The second book in Bill Crider’s series about Texas Sheriff Dan Rhodes is as good as the first. There’s a murder to be solved, and Rhodes is on the case, while also dealing with a number of eccentricities in their area.
Bert Ramsey is a local handyman who is dependable, reliable, and well-thought-of. When he’s found murdered, Sheriff Rhodes begins his investigation. The Sheriff and Bert recently interacted when Bert found amputated body parts near some brush he was clearing. A tattoo on Bert reveals he was once part of the Los Muertos Motorcycle Gang, not known for having a presence in these parts. What’s more is that Bert’s girlfriend, Wyneva Greer, seems to have found a new boyfriend very quickly.
Rhodes is sheriff in Blacklin County, a rural area that doesn’t have all the bells and whistles that big-city police departments have. He has to uncover the mystery using old-fashioned police work, which is mostly talking to people face to face and gauging reactions. Is Bert’s death related to the gang he was once a part of? Does it have to do with the body parts he found? Or was it a lover’s quarrel with Wyneva wanting him out of the way so she could move on?
I really enjoyed Shotgun Saturday Night. There’s a great murder mystery at the center of the story, but the day-to-day business of a rural sheriff is also there. It’s different than a city where there’s a homicide division that just deals with one thing. Rhodes must contend with all of that while working to solve the murder, which is a nice break at times. The widowed Rhodes has also begun a relationship with Ivy Daniel. He’s trying to figure out what to do about that, as well.
The book was first published in 1987, so there are some things that are dated. The police don’t have cell phones to contact people, so Rhodes’ trips around town trying to catch people at home or find them elsewhere involve a lot of legwork. He’s also dealing with a first for his department: a new female deputy.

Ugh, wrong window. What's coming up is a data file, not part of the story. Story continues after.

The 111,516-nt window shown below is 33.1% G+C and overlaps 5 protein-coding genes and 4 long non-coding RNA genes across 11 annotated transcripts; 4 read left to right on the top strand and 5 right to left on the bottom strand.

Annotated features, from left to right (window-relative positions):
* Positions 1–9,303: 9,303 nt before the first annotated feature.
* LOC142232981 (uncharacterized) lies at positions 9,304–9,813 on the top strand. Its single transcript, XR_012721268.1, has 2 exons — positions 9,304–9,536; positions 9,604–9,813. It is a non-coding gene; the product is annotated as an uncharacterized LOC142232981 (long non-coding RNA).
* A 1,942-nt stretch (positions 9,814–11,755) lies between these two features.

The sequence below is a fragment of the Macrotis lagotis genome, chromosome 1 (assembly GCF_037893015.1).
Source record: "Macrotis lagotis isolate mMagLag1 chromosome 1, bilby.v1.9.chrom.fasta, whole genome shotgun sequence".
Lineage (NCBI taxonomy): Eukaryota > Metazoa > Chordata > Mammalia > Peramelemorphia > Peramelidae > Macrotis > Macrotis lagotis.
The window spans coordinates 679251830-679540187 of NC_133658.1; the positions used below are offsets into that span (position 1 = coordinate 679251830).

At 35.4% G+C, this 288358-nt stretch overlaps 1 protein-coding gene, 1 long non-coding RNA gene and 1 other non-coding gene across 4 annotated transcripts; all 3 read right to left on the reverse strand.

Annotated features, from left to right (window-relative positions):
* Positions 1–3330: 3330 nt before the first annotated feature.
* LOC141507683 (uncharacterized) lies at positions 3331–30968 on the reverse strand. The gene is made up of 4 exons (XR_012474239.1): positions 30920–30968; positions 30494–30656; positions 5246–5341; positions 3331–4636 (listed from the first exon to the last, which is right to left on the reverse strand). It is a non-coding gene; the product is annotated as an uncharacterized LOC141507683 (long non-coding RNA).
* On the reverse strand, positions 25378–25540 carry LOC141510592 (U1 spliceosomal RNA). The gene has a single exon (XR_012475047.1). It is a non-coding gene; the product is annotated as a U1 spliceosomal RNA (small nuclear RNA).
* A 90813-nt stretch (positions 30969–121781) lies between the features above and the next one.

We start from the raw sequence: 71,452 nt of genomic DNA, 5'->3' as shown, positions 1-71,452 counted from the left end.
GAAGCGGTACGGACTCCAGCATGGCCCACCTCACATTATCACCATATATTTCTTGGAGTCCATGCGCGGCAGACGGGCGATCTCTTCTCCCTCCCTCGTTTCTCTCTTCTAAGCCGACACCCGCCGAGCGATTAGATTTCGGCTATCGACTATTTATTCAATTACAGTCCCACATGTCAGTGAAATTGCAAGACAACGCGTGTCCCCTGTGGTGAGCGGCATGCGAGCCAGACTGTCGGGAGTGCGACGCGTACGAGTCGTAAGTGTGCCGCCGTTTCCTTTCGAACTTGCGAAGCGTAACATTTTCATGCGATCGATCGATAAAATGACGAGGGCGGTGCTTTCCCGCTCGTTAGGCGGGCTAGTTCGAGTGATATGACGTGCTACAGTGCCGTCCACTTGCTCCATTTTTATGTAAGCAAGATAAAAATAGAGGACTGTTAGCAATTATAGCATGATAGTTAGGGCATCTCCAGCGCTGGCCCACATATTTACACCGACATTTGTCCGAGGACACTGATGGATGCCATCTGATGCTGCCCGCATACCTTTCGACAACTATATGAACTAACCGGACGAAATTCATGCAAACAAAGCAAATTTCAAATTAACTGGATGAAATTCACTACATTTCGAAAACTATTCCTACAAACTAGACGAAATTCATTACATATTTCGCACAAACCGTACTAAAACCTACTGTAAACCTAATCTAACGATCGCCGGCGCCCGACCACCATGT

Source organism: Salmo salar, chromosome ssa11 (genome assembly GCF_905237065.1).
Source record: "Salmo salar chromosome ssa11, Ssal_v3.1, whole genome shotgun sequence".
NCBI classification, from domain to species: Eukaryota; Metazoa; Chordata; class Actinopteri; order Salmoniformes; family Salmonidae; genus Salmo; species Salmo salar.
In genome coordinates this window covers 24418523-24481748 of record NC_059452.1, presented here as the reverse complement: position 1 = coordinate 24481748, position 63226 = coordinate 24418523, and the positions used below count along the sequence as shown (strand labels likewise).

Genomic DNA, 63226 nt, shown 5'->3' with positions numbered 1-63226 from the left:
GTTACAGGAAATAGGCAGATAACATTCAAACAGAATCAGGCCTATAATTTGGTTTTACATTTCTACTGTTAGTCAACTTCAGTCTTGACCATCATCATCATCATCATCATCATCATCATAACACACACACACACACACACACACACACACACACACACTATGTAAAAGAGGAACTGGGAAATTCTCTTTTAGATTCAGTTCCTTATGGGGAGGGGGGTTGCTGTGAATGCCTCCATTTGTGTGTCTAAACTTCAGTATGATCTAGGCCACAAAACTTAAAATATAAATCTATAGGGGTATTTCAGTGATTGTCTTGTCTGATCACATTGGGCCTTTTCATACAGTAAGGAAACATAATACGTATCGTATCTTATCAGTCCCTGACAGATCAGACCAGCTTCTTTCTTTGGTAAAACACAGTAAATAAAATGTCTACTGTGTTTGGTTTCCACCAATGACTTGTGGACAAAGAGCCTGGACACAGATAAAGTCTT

I enjoyed reading this, though. Rhodes is a man of conviction and doesn’t rush off trying to be a cowboy. His investigation is paced well, with a sense of urgency, but also with the patience to let things fall into place. The pace of the book was well-executed as well. It wasn’t a long read, but I found it fun and easy with a mystery that took me some time to figure out. The characters are well thought out without being cartoonish. There’s no bad guy lurking in the shadows twirling his mustache. The people here are parts of everyday life in a world that doesn’t seem to exist anymore, where the police didn’t see everyone in their community as the enemy.
Shotgun Saturday Night is a good, easy read. If you’re looking for a good mystery in a series you might not have checked out just yet, I recommend it. Although I did read the previous book in the series, I do think this stands on its own nicely if you haven’t.
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